By COLLIN GALLANT on November 19, 2020.
A family affected by suicide will dedicate $100,000 to bolster mental health supports in Medicine Hat.
Lindsay Niwa told reporters on Wednesday that her family has spent months attempting to reconcile the death of her brother, Brandon, last May.
That has been a painful process that is still ongoing, she said, but now the family hopes to become “proactive.”
The fund will aim to help others address ongoing issues but also provide foundational work with young people to help them manage their mental health before crisis arises.
“Over this summer, we had debriefing with mental health professionals in my parents’ yard,” said Lindsay, who herself practised as a mental health nurse.
“I have a background in mental health, and the last five months have changed how I parent my son.
“The ultimate goal is to give kids skills and coping strategies right out of the gate.”
The money will be managed by the Community Foundation of Southeast Alberta, and be available to a working group of educational administrators. They will meet Friday to begin developing strategies.
That includes officials from Medicine Hat College, three local school boards – Medicine Hat Public, Catholic and regional Prairie Rose School Division – along with the Medicine Hat Police Service.
Those groups already co-ordinate some programming, and MHC president Kevin Shufflebotham said new work will address any potential “gaps” in the system of local supports.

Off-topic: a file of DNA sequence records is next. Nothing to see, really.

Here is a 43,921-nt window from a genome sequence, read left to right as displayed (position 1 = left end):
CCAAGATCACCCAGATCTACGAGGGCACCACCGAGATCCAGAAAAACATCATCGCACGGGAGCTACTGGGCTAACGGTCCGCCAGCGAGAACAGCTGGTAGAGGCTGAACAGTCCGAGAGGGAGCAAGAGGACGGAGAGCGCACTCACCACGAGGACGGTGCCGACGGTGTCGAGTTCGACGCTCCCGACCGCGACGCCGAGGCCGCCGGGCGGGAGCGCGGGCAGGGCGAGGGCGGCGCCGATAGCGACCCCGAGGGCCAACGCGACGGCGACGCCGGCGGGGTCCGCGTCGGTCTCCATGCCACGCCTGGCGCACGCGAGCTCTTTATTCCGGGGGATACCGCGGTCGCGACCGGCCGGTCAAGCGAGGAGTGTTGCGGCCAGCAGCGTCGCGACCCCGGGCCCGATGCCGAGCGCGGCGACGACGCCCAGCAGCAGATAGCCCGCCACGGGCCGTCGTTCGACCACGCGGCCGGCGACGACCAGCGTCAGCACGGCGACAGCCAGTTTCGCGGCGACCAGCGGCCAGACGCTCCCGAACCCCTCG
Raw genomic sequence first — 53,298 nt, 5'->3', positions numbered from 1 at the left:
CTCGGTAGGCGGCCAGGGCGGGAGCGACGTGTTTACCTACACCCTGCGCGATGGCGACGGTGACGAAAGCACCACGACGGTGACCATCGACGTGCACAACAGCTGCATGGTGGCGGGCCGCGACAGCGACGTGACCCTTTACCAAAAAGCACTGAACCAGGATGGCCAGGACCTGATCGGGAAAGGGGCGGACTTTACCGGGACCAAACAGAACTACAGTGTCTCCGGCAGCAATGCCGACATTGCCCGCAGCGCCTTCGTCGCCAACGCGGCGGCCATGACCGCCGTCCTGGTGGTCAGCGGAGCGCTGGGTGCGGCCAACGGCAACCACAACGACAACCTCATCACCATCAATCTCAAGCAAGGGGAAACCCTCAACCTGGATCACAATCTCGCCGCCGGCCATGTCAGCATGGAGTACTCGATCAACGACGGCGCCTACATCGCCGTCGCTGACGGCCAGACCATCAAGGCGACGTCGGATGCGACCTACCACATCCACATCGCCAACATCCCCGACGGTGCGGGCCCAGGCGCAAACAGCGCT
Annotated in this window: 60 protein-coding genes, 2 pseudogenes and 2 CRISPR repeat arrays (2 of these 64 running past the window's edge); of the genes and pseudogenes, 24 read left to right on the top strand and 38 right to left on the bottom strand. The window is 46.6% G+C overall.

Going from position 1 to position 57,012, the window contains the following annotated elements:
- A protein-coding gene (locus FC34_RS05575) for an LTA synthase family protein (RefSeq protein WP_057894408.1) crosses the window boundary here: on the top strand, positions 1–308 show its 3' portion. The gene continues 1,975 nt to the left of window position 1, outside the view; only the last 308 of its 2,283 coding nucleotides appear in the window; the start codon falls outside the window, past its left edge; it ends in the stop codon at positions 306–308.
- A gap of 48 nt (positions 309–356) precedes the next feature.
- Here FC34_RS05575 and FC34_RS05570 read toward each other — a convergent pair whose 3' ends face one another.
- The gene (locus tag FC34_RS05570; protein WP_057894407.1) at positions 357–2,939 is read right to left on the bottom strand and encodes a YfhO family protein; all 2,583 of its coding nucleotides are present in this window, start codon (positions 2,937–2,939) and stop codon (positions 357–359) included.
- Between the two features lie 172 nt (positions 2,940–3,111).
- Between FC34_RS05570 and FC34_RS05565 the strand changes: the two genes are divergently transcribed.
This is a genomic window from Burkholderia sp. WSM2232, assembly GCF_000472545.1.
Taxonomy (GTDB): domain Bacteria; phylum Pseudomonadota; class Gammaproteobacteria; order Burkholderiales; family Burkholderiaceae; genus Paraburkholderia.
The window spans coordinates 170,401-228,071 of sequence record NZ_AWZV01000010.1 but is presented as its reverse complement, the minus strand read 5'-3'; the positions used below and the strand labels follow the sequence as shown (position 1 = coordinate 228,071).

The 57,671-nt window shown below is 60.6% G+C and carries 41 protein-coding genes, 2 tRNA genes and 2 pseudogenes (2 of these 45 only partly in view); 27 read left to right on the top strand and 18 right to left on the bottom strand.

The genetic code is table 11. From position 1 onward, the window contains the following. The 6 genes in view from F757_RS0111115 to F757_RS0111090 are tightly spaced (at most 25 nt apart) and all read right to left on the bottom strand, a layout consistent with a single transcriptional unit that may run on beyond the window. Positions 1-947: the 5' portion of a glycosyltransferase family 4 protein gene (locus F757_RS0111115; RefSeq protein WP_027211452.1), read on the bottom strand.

“One of the strengths is that we already have a partnership in place,” he said. “When you think about mental health in a whole community, it’s not one organization that can tackle it. Creating an advisory committee will make the most difference possible … and a sustainable difference in the community.”
Niwa said her family thanks the entire community for their support and wants positive action to come from it.
“We didn’t want to reinvent the wheel, we already have professionals in place and can address what the community’s needs are,” she said.
Niwa’s is one of a number of suicide deaths in Medicine Hat this summer that has raised public consciousness about the issue.
No official number has been released by health care or mental health professionals, but widespread discussion in the community puts the number at more than a dozen.
Niwa said her family is dealing with grief that is difficult to resolve.
She urged everyone to consider their own mental health on an ongoing basis, not only, but especially, when stress is becoming overwhelming.
“What is the worst that can come from reaching out?” she said.